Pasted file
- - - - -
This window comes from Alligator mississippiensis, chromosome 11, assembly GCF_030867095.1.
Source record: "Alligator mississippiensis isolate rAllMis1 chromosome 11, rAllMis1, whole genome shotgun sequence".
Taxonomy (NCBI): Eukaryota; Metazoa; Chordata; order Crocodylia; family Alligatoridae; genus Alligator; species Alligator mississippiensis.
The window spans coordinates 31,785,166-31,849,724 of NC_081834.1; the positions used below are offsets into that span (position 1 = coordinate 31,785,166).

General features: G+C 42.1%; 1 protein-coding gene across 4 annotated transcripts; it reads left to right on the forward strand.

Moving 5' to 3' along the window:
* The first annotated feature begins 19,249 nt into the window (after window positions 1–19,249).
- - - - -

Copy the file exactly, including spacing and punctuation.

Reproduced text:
This window comes from Alligator mississippiensis, chromosome 11, assembly GCF_030867095.1.
Source record: "Alligator mississippiensis isolate rAllMis1 chromosome 11, rAllMis1, whole genome shotgun sequence".
Taxonomy (NCBI): Eukaryota; Metazoa; Chordata; order Crocodylia; family Alligatoridae; genus Alligator; species Alligator mississippiensis.
The window spans coordinates 31,785,166-31,849,724 of NC_081834.1; the positions used below are offsets into that span (position 1 = coordinate 31,785,166).

General features: G+C 42.1%; 1 protein-coding gene across 4 annotated transcripts; it reads left to right on the forward strand.

Moving 5' to 3' along the window:
* The first annotated feature begins 19,249 nt into the window (after window positions 1–19,249).